I don’t know about you, but I don’t want to wait until later to check in on Facebook or upload my photos to Instagram. I want to be able to share my experiences the minute they happen. And it seems as though Internet-hungry American and European tourists feel the same way. Japan is now offering free Wi-Fi on its iconic peak, Mount Fuji, following numerous requests from overseas visitors.
According to the Asahi Shimbun, a local newspaper, Internet was brought to the mountain so they could share their experiences through email and social media. Hikers will have access to the Internet in eight locations on the mountain, including a number of cottages and a resort.
A government official told the newspaper they hoped hikers would tell others about the attractions of Mount Fuji, but they would also be able to obtain weather and other information to ensure their safety.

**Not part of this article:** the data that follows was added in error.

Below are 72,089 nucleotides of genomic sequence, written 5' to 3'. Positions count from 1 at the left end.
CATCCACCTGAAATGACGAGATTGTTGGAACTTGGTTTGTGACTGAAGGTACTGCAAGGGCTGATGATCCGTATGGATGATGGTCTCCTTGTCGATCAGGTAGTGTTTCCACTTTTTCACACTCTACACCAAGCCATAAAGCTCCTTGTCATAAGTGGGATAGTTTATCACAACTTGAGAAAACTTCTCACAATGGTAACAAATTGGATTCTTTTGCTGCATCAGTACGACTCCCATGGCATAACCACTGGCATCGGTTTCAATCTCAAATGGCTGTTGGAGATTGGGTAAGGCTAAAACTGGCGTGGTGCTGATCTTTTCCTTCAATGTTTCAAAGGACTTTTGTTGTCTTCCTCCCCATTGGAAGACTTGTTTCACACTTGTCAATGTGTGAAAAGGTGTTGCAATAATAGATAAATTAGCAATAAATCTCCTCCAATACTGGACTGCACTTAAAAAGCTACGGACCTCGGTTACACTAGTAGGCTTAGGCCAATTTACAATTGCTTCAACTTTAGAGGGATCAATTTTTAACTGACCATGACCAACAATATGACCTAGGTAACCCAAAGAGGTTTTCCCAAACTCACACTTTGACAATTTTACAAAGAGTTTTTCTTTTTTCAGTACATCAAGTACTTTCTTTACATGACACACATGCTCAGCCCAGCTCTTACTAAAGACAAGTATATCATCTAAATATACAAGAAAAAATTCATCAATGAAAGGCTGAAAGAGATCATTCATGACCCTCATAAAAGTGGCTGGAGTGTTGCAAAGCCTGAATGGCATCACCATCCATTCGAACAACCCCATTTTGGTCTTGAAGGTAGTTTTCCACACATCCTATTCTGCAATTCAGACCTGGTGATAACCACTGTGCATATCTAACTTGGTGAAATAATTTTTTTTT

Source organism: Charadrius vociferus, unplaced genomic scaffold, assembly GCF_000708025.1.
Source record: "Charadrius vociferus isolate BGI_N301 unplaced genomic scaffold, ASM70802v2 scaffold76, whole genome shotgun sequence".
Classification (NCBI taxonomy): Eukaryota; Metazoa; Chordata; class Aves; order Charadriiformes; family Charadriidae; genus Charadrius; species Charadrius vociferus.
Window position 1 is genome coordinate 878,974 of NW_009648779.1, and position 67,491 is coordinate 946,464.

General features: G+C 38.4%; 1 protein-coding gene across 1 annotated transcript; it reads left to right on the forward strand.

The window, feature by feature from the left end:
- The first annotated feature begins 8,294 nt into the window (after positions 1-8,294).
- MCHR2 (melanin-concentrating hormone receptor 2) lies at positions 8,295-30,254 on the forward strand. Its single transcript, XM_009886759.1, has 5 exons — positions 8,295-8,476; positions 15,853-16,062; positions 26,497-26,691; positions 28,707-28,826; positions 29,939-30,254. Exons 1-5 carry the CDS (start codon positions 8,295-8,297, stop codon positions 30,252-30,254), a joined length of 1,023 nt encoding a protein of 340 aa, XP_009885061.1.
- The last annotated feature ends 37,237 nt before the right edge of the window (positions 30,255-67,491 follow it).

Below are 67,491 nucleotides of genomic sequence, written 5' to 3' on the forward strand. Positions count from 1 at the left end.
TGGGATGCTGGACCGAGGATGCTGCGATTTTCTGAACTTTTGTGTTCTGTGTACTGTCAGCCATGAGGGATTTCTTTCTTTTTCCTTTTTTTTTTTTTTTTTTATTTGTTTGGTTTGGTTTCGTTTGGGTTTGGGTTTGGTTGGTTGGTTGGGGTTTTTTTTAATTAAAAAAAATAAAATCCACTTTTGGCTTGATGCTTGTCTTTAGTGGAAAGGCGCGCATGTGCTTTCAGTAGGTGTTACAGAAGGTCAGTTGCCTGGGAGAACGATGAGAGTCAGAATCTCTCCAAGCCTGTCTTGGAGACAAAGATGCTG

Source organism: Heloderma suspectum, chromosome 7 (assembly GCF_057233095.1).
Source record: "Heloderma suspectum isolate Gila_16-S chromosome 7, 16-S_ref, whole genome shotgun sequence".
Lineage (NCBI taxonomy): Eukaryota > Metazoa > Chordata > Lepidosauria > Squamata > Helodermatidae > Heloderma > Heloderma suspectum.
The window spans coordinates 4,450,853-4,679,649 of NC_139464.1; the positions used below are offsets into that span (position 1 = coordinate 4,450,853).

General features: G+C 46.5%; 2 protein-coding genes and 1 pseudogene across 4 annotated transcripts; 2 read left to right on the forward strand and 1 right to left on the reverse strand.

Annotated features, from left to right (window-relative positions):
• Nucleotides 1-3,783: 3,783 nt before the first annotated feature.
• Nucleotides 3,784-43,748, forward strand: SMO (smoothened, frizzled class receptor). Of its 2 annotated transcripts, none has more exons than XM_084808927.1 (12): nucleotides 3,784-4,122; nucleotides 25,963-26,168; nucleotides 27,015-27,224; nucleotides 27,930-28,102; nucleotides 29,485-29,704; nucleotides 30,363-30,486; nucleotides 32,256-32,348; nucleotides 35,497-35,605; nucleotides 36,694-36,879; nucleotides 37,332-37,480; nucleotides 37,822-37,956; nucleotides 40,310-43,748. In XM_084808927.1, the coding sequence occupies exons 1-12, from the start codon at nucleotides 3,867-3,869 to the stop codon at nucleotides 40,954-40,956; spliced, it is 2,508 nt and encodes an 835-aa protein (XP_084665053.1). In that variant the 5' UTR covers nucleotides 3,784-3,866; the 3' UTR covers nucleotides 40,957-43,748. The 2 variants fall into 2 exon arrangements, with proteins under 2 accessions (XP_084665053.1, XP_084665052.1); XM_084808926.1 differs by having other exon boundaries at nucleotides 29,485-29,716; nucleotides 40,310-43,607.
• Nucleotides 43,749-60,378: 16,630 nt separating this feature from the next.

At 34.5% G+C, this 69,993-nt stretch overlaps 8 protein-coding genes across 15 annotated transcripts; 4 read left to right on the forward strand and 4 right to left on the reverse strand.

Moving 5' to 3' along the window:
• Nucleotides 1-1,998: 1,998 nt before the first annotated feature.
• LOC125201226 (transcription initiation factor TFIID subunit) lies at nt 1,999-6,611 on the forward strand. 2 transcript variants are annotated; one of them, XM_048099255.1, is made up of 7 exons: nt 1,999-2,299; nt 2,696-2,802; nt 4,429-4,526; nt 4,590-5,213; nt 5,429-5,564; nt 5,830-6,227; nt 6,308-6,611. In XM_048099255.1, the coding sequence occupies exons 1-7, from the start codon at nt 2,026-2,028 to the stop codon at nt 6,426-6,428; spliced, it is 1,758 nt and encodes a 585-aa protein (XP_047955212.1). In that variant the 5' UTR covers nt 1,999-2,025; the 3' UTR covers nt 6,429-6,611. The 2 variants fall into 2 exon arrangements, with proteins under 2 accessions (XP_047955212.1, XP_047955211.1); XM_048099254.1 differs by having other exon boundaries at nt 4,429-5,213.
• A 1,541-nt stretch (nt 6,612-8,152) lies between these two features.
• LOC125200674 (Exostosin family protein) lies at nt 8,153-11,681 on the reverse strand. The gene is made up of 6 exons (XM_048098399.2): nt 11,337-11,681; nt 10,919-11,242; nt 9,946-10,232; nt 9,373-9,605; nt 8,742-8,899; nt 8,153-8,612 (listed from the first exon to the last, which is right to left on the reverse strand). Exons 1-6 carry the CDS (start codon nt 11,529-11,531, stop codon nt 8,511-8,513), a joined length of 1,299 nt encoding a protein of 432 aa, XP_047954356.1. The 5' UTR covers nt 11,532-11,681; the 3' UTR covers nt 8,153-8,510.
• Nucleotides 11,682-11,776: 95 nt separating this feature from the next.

While it seems rather self-indulgent that Wi-Fi was installed because of the demand from tourists, it got me thinking about a couple of things.
Firstly, it could be incredibly beneficial and potentially life-saving having the Internet available in remote locations where there is limited or no phone reception. Weather alerts could be sent via a push notification to climbers on Mount Everest, warning them of heavy snowfall and potential avalanches. Hikers in trouble in the Namibian desert could call for help, with the Wi-Fi allowing emergency services to pinpoint their exact location.
Secondly, what opportunities are there for marketers now that there is the possibility to be connected anywhere in the world at any time, with the ability to create and share content instantly? Taking Mount Fuji as an example, the Wi-Fi could be used to send beacon-type activated offers to hikers for when they come back down the mountain, such as offers for nearby rest stops to purchase supplies or a hot meal.
What do you think? Where would you like to see free Wi-Fi be installed next?
Chloe Swan is an Account Co-ordinator at BCM